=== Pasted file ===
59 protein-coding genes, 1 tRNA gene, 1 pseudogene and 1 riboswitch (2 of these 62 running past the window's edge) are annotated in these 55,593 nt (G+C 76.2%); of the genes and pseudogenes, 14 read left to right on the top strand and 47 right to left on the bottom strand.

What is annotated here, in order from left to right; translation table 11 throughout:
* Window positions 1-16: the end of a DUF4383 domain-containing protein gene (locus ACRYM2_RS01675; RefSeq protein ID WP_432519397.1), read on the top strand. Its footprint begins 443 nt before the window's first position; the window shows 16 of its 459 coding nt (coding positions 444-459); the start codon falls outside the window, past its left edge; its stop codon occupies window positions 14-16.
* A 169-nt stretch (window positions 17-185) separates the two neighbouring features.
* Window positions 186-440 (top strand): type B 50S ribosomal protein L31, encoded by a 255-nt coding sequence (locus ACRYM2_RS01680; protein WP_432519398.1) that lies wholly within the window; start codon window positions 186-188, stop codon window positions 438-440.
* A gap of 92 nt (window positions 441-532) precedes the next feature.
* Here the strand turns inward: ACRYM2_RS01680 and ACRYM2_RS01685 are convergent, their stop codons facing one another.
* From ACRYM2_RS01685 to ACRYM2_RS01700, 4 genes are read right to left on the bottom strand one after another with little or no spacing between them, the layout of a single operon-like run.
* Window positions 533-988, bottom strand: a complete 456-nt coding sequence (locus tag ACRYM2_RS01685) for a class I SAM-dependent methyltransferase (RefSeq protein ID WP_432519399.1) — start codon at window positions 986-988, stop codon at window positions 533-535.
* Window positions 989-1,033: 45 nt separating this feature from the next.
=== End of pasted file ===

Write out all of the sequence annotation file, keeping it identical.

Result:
59 protein-coding genes, 1 tRNA gene, 1 pseudogene and 1 riboswitch (2 of these 62 running past the window's edge) are annotated in these 55,593 nt (G+C 76.2%); of the genes and pseudogenes, 14 read left to right on the top strand and 47 right to left on the bottom strand.

What is annotated here, in order from left to right; translation table 11 throughout:
* Window positions 1-16: the end of a DUF4383 domain-containing protein gene (locus ACRYM2_RS01675; RefSeq protein ID WP_432519397.1), read on the top strand. Its footprint begins 443 nt before the window's first position; the window shows 16 of its 459 coding nt (coding positions 444-459); the start codon falls outside the window, past its left edge; its stop codon occupies window positions 14-16.
* A 169-nt stretch (window positions 17-185) separates the two neighbouring features.
* Window positions 186-440 (top strand): type B 50S ribosomal protein L31, encoded by a 255-nt coding sequence (locus ACRYM2_RS01680; protein WP_432519398.1) that lies wholly within the window; start codon window positions 186-188, stop codon window positions 438-440.
* A gap of 92 nt (window positions 441-532) precedes the next feature.
* Here the strand turns inward: ACRYM2_RS01680 and ACRYM2_RS01685 are convergent, their stop codons facing one another.
* From ACRYM2_RS01685 to ACRYM2_RS01700, 4 genes are read right to left on the bottom strand one after another with little or no spacing between them, the layout of a single operon-like run.
* Window positions 533-988, bottom strand: a complete 456-nt coding sequence (locus tag ACRYM2_RS01685) for a class I SAM-dependent methyltransferase (RefSeq protein ID WP_432519399.1) — start codon at window positions 986-988, stop codon at window positions 533-535.
* Window positions 989-1,033: 45 nt separating this feature from the next.